As soon as a horse crosses the wire as the winner of the Kentucky Derby, the following question is put forth: "can this colt win the Triple Crown?" Over the last 32 years, that question has been answered in the negative. On Saturday afternoon, Animal Kingdom will attempt to become the twelfth horse since 1978 to pull the Derby/Preakness double, and in the process, take one step closer to ending the Triple Crown drought.
The Preakness Stakes is run at a mile and three-sixteenths distance, one-sixteenth of a mile (or 110 yards) shorter than the Kentucky Derby. The perceived challenge of the Preakness isn't so much the distance, but the fact that horses that ran in the Derby have just two weeks to rest up before wheeling back for the second leg of the Triple Crown. While this seems like a daunting task, the reality is a bit different. Over the last quarter of a century, horses that ran in the Derby have done exceptionally well in the Preakness, and the Kentucky Derby winner has finished in the top three at Pimlico 75% of the time (18-for-24, nine wins).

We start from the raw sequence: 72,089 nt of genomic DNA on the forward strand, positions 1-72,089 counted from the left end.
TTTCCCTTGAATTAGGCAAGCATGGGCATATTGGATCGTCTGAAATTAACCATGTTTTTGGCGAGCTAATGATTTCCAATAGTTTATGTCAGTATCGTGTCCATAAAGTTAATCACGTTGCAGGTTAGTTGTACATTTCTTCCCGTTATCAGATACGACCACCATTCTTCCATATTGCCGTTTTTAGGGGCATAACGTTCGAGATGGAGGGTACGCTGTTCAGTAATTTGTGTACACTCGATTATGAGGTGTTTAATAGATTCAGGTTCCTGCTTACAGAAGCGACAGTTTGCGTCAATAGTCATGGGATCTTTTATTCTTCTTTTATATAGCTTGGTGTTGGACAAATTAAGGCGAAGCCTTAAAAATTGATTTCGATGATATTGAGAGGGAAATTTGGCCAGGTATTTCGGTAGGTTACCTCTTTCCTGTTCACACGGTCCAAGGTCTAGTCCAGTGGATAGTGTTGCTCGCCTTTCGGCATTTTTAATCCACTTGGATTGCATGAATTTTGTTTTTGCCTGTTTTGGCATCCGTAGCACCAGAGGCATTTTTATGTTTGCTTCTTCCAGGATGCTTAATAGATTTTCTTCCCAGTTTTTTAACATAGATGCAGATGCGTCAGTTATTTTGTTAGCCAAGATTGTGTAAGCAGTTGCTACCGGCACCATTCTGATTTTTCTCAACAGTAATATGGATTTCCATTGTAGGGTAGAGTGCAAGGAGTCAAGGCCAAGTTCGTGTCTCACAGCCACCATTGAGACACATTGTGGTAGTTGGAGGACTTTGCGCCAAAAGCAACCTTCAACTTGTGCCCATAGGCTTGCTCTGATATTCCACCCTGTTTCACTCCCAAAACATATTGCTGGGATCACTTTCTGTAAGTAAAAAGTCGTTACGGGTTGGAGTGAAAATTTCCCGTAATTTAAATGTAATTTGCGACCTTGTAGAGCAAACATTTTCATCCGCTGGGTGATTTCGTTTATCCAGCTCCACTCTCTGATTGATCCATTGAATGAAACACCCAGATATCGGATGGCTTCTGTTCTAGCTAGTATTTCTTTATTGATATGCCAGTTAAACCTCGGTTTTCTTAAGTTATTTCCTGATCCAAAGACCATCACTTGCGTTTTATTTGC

Below is a look at the field for the Preakness, along with betting selections.